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I want one administrator to be able to edit the /etc/fstab file but one administrator to not be able to edit the fstab file.

Both administrators need access to all other administrative tasks.

Is this possible?

I am assuming I would need to somehow setup what files "sudo" gives them access to. Or possible just make non administrative accounts and then create a group called fstab-access and add one of the users to that and setup privileges for that group... ? Am I on the right track?

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If you only wanted to allow a user to edit /etc/fstab, you could do this in several ways:

  • Make sure access control lists are enabled (acl option in the /etc/fstab entry for /), and setfacl -m user:joe:rw /etc/fstab.
  • Add a sudoers rule: run visudo and add a line joe ALL = sudoedit /etc/fstab

I recommend the sudo method because it makes it easy to audit who can do what.

However, if you allow a user to edit /etc/fstab, then they can indirectly gain root by adding an entry that lets them mount an external or loop filesystem on which they've planted a setuid root binary.

It is rather weird to allow a user to edit fstab only. If you want to allow users to mount removable devices, use pmount (or rely on desktop environments).

If you allow a user to run non-whitelisted commands as root (“all other administrative tasks”), then you cannot prevent them from editing any particular file. At some point, you need to decide whether you trust these people or not. If you don't trust them to administrate your machine, don't give them privileges (make them use another machine, perhaps a virtual machine instead). If you do trust them, let them become root, and tell them that certain files are off-limits.

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If you give them access to everything, then obviously all bets are off. However, you can allow a user to edit a particular file and nothing else. For example:

user ALL = sudoedit /etc/fstab

Would allow the user to only edit /etc/fstab.

  • NICE!!! Is there some basic instruction somewhere on how to implement this? Is this a terminal command? TIA – Joshua Robison May 1 '13 at 23:06
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If you try to enumerate every single utility that an administrator may need to use you'll be sitting at the keyboard for a while.

Technically, this sort of desire is why Linux capabilities were developed. To do what you're wanting: you could give the users particular capabilities and then just give user1 write access to fstab (via ACL or something) and just not give that same write privilege to the restricted user2 (making sure user2 didn't have CAP_CHOWN or CAP_DAC_OVERRIDE) but given the current state of capabilities (in terms of how well developed the userspace is) it's probably more work than it's worth.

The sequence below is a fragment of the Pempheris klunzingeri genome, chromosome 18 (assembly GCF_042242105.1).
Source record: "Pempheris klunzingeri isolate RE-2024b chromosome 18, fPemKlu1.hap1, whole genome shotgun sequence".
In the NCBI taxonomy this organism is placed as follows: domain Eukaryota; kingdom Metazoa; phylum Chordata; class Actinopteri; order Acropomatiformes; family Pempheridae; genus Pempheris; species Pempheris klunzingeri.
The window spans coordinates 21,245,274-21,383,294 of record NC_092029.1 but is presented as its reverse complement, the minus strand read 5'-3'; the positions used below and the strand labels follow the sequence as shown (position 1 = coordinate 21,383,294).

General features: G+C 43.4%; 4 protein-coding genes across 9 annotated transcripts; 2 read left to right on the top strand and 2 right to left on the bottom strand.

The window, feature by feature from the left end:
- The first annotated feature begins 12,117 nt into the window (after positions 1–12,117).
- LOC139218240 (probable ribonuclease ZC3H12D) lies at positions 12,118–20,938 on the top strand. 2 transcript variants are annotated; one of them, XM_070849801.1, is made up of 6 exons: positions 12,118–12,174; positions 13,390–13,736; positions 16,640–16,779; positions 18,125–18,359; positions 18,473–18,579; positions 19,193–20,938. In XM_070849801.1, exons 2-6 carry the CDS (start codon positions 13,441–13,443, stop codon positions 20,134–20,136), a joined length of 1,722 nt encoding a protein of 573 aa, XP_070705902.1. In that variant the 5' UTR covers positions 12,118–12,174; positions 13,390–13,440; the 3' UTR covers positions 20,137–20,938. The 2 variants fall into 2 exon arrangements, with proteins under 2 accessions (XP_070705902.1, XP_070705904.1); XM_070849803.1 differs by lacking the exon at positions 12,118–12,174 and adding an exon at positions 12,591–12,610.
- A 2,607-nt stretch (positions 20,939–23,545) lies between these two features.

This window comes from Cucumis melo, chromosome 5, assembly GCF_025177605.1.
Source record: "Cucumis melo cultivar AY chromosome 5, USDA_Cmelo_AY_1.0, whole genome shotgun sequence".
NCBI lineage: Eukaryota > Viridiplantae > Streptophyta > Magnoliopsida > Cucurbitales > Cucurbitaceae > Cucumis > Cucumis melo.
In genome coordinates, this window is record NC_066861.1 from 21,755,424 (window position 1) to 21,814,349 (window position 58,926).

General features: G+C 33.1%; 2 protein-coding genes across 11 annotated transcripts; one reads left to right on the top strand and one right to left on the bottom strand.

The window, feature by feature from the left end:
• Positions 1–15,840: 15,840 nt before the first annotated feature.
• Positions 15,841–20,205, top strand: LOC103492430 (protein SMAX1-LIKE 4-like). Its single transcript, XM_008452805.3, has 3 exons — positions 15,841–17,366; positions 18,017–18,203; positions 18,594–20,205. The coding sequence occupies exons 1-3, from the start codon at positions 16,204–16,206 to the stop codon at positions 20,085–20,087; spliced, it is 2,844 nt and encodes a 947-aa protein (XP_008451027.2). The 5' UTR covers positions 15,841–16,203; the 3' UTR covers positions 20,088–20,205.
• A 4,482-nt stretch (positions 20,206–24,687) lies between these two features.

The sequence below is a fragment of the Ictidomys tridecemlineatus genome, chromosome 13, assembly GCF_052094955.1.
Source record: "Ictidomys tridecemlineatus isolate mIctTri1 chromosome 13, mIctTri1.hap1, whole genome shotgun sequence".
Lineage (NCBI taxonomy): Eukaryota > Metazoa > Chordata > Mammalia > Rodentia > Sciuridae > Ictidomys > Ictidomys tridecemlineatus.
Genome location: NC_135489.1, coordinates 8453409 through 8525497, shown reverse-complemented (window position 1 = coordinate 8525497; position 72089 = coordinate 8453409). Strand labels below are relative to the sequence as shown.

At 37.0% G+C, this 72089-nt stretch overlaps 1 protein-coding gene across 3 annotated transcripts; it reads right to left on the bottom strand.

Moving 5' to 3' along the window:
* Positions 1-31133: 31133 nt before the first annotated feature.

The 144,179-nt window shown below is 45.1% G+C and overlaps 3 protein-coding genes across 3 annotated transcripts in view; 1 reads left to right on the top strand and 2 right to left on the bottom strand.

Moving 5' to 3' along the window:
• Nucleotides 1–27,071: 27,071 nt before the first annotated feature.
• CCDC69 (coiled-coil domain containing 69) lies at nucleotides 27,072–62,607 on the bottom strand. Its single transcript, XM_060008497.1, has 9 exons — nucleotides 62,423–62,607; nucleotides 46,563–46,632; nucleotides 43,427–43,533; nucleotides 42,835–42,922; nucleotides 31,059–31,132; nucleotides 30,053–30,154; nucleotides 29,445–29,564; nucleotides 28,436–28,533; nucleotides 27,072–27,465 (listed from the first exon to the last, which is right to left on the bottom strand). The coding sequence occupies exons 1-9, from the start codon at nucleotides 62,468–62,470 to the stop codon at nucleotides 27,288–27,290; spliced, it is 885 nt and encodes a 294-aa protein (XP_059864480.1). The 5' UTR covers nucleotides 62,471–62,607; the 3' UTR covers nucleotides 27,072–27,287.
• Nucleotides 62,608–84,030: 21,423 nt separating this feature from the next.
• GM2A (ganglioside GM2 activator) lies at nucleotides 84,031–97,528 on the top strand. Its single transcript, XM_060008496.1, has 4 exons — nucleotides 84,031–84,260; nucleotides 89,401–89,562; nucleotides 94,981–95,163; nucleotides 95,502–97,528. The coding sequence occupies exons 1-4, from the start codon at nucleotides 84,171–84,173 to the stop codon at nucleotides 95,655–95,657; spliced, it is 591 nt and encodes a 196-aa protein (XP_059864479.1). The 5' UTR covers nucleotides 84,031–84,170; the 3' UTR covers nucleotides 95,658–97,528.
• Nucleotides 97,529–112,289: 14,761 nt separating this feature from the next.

Without using capabilities to devolve responsibilities into a "root as user role" scenario, you just have various permutations of using the root account to do stuff with. That brings us to the aforementioned problem of telling the system each and every possible tool the other user needs (hopefully one that can't be indirectly used to manipulate fstab).

You're probably better off just deciding whether you can trust a particular user to be an administrator or not.

  • What I want to do actually is have an administrator that has like two or three config files that they are not allowed to touch... The problem is, they have access to everything via sudo. – Joshua Robison May 1 '13 at 13:23
  • Yeah, capabilities were designed to give the admin that level of expressiveness in privilege management and the ability to directly target operations rather than specific binary tools. Capabilities give you what you're after but they're too hard for a system administrator to implement in a way that's practical. Until distros develop something for you the name of the game is "trust them with super admin" or "let them run particular programs as super admin." You might consider giving the restricted user only a few sudo commands and just giving more commands as they complain about this or that. – Bratchley May 1 '13 at 14:06

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